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Pigi Peristerona, or Peristerona Piyi, is located between Lefkoniko and Prastrio, and is situated in the Mesaoria plain. Peristerona Pigi consists of two villages, namely Peristerona and Pigi. Peristerona means “pigeon village” in Greek. In Cyprus there are four villages with that name. In 1975, Turkish Cypriots changed its name into Alaniçi, after the village from which most of its current inhabitants derive. Alaniçi is the Turkish alternative name for Klavdia village, located in the Larnaca district.
Historical Population:

Pigi Peristerona was a mixed village until 1958. As can be seen from the chart above, in the Ottoman census of 1831, Muslims (Turkish Cypriots) constituted almost 37% of the population. Approximately ten years after the beginning of the British administration in the island, this number fell to 31%. The Turkish Cypriot population continued to decline in the first half of the 20th century, while the Greek Cypriot population continued to grow. By 1946, after the Second World War, Turkish Cypriots constituted only 8% of the village’s population. By 1960 there were no Turkish Cypriots living in the village.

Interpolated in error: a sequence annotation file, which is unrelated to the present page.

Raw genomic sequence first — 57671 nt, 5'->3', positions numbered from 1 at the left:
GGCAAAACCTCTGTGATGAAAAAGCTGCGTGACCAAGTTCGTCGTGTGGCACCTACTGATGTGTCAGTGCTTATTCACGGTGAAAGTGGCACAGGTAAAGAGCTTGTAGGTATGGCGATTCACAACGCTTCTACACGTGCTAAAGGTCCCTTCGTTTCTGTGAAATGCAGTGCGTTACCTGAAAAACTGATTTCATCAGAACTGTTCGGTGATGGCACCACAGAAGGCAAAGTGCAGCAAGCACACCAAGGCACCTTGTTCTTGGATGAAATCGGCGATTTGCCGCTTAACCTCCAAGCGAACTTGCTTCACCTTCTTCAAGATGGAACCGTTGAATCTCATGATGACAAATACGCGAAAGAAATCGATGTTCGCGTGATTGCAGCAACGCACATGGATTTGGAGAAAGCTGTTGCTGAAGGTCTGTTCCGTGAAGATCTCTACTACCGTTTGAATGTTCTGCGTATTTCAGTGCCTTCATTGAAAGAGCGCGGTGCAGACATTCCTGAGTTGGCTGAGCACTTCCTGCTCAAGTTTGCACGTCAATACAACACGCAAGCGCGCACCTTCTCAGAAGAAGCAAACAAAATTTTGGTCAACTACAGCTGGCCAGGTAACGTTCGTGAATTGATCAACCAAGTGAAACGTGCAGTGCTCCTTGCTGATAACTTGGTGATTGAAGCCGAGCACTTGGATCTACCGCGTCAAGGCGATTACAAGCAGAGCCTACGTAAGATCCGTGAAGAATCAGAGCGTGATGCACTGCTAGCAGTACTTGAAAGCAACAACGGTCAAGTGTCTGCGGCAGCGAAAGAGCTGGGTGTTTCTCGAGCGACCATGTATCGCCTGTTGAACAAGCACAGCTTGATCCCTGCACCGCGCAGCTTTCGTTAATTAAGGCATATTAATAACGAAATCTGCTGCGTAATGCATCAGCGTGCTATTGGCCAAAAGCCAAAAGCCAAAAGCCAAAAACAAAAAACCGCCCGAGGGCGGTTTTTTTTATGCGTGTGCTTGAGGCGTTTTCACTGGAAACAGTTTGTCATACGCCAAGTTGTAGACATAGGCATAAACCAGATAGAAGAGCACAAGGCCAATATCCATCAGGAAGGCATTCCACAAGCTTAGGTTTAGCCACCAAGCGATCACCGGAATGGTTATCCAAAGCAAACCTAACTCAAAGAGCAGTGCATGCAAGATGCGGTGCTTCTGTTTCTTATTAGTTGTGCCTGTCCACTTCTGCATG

Due to intercommunal strife, all the approximately 200 Turkish Cypriots were displaced from the village in 1958 and took refuge in Maratha village and the town of Famagusta. None went back to the village in 1960. Turkish Cypriots of the village remained in the nearby village of Maratha(171) and also in the town of Famagusta(140) until the end of 1974, when some returned to Pigi Peristerona while the rest settled permanently in Nicosia and Famagusta.

The second displacement took place in 1974, when all the Greek Cypriots from Pigi Peristerona fled from the advancing Turkish army. Currently the Greek Cypriots of Pigi Peristerona are scattered throughout the island’s south, with small pockets in towns. The number of the Greek Cypriots who were displaced in 1974 was around 1,700.

Current Inhabitants:

Apart from the original Turkish Cypriots of Pigi Peristerona who returned in 1974 and 1975, there are displaced Turkish Cypriots from the island’s south, primarily from the Larnaca area, mainly from Klavdia(359) village. A substantial number of Turkish nationals also settled in the village in the 1970s. In the 1996 Turkish census, 163 out of 719 Turkish Cypriot residents of the village showed their birthplace as Turkey. The 2006 Turkish Cypriot census puts the village’s de jure population at 863.  

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